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GERMAN IMMIGRATION TO TEXAS:  “Liederbuch - von dem Algier’schen Liederschatz”. Zoom

GERMAN IMMIGRATION TO TEXAS: “Liederbuch - von dem Algier’schen Liederschatz”.


A curious manuscript ‘Liederbuch’ composed in Germany by a young Gustav Frasch, not long before he emigrated to America, subsequently becoming one of San Antonio, Texas’s most prominent citizens; an intellectually adventurous work epitomizing the mentality of the American immigrant experience. 

Author: Gustav FRASCH (1834 - 1917).
Place and Year: Hessigheim, Württemberg, Germany, 1850.
Code: 67962

8°: Manuscript, 190 ff. in pen, interspersed with 13 colour printed illustrations, bound in contemporary half calf with marbled boards, pastedown manuscript title to front cover (Very Good, some mild even toning and some light sporadic staining; binding with light marginal wear).


While much has been written about the experiences of German immigrants to America once they arrived in their new homeland, relatively little had been explored about the thoughts and aspirations of the same individuals before they left Germany.  Just what motivated someone to leave everything they had ever known behind and to seek an entirely new life in a faraway, unfamiliar land?  Indeed, it is this same spirit that created America, boldly exemplified by the great waves of early German immigration to Texas.   The present curious work is the original manuscript ‘Liederbuch’ (Songbook) compiled in 1850 by Gustav Frasch, then a 16-year old living in Hessigheim, Germany.  Four years later Frasch immigrated to America, where he became one the leading residents of San Antonio, Texas during the second half of the 19th Century. 
The present work epitomizes the sense of wanderlust that Frasch and many other young Germans felt during this period, longing to leave a predictable life in Germany for adventure and excitement in America.  In the present work, Frasch painstakingly copied out 455 songs and poems, many concerning diverse international subjects.  His written text is interspersed with printed, coloured illustrations, some featuring portraits of foreign adventurers, such as Captain James Cook and Napoleon Bonaparte.  Taken altogether, the work is the product of an insatiably curious and adventurous spirit, harnessing the mentality of those who dared to make the voyage across the high seas to America.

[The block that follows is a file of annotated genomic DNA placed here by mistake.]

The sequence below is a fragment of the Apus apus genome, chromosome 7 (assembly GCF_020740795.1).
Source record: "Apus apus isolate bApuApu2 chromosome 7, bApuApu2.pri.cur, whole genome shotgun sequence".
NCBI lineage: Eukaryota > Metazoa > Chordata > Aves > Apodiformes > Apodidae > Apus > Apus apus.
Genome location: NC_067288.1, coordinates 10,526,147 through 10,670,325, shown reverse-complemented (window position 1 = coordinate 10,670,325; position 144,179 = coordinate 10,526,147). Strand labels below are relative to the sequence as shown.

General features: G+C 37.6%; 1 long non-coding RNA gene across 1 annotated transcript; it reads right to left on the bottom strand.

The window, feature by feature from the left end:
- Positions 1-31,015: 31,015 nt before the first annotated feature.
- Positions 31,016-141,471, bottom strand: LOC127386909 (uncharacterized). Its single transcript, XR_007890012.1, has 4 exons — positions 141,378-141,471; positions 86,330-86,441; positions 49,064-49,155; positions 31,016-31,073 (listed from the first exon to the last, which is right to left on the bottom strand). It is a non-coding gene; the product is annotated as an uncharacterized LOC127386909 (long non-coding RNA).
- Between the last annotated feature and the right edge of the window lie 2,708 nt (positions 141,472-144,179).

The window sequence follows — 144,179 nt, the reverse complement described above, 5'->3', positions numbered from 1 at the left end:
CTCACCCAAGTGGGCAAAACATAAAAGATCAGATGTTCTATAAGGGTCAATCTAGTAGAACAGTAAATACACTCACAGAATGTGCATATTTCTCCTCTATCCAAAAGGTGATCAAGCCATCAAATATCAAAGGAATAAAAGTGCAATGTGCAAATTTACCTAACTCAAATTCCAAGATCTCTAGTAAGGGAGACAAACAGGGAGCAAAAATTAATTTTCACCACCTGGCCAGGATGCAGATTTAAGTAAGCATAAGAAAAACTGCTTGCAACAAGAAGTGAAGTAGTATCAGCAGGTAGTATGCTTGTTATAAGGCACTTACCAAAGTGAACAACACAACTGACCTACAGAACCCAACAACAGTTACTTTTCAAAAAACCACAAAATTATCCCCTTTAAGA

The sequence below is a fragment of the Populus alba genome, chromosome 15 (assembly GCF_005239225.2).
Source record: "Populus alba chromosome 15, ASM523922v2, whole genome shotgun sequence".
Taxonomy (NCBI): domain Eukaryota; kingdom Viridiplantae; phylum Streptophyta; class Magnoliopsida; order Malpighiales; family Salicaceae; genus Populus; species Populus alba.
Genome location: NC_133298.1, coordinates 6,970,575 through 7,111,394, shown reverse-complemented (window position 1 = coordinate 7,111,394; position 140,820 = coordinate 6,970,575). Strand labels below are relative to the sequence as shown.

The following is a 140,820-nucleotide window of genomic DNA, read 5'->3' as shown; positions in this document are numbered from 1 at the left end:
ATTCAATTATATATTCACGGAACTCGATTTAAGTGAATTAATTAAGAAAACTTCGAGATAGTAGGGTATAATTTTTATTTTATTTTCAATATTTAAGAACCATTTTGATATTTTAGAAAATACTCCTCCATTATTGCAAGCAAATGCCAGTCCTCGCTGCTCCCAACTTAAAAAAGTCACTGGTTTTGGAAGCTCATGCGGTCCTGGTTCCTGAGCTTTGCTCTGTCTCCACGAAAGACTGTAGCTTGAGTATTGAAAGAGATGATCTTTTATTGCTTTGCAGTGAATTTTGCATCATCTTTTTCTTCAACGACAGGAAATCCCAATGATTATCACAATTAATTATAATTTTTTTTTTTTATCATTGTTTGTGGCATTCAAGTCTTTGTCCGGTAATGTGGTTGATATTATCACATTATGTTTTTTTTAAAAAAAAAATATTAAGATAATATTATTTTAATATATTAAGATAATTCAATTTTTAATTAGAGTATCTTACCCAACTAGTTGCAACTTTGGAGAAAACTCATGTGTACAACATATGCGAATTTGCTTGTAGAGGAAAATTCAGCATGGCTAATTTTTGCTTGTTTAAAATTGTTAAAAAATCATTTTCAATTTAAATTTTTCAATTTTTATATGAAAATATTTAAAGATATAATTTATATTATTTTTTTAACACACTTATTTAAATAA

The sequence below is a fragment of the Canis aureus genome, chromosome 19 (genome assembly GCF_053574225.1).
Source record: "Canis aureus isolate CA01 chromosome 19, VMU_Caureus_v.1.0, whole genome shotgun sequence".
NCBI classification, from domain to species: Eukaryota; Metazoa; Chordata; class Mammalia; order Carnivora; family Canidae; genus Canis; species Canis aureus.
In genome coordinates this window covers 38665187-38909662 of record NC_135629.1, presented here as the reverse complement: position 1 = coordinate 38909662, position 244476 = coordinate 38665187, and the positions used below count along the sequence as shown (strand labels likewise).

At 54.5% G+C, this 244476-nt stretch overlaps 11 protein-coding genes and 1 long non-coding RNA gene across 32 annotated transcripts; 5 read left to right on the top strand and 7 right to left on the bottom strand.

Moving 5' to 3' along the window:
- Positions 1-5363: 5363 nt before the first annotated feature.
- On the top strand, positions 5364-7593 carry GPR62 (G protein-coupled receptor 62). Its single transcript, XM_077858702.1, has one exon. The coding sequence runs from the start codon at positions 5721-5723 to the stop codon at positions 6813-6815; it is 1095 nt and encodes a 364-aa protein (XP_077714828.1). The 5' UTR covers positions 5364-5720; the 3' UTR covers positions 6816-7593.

Gustav Frasch: Community Leader of San Antonio during the Second Half of the 19th Century 
Gustav Frasch (1834 – 1917) was one of the most prominent citizens of San Antonio, Texas during the second half of the 19th Century.  He was born in Hessigheim, near Heilbronn, in Württemberg, Germany, the son of a successful merchant.  He received a good education in local schools, and for four years apprenticed as a merchant.  However, as the present Liederbuch proves, Frasch was a highly and intelligent and restless young man who longed to escape the relatively comfortable, yet staid, existence of a small-town German trader for a life of adventure in a faraway land.  
Like thousands of his countrymen before, Frasch was attracted to America, and in 1854, he sailed across the Atlantic aboard the St. Nicholas, landing at New York.  He remained there for a year before moving to Cincinnati, where he joined the U.S. Army.  He joined Company K, Second Cavalry, then one of only three cavalry regiments in America.  He was posted to Fort Belknap (today in Young County), Texas, and in 1856 made his first visit to San Antonio.
In 1860, Frasch was discharged from the army and settled at the German colony at Fredericksburg (Gillespie County), Texas, where he married fellow German immigrant, Aliss Christina Schuessler.  He took up ranching, but the Civil War suddenly interrupted his new endeavours.  He soon found himself as a brigade quartermaster in the Confederate Army, serving in Shreveport, Louisiana.  In 1864, Frasch moved to San Antonio, where he worked as a Confederate administrator based in the Alamo.  He also served as a lieutenant in the Third Texas Frontier Battalion, protecting frontier settlers from marauders, while also being elected Chief Justice of Gillespie County.  After the war, he served as a military administrator in the U.S. Army based in San Antonio.
In 1872, Frasch was elected city assessor of San Antonio, serving in that position for 23 years, until 1895.  During his generation in the post, which oversaw all property development across the city, Frasch played major role in the rise of San Antonio which grew during his tenure from a town of 12,000 inhabitants to metropolitan centre of 65,000 residents.  Frasch was also owned a highly lucrative notary public practice, and in 1879 he was able to build a grand family home at 901 Avenue C.
Writing in 1907, when Frasch was still alive, A Twentieth Century History of Southwest Texas opined that:
“Mr. Frasch is undoubtedly one of the best known residents of the City [San Antonio]. No higher testimonial of capable service could he given than his long continuance in a position in regard to which the public is apt to be extremely critical if there is the slightest chance to claim partiality or unjust discrimination. His political integrity, however, stands as an unquestioned fact in his career and he receives and merits the respect and confidence of all who know him.”
References: Cf. [Re: Frasch’s Biography:] A Twentieth Century History of Southwest Texas, volume 1 (New York: The Lewis Publishing Company, 1907), pp. 179-182.

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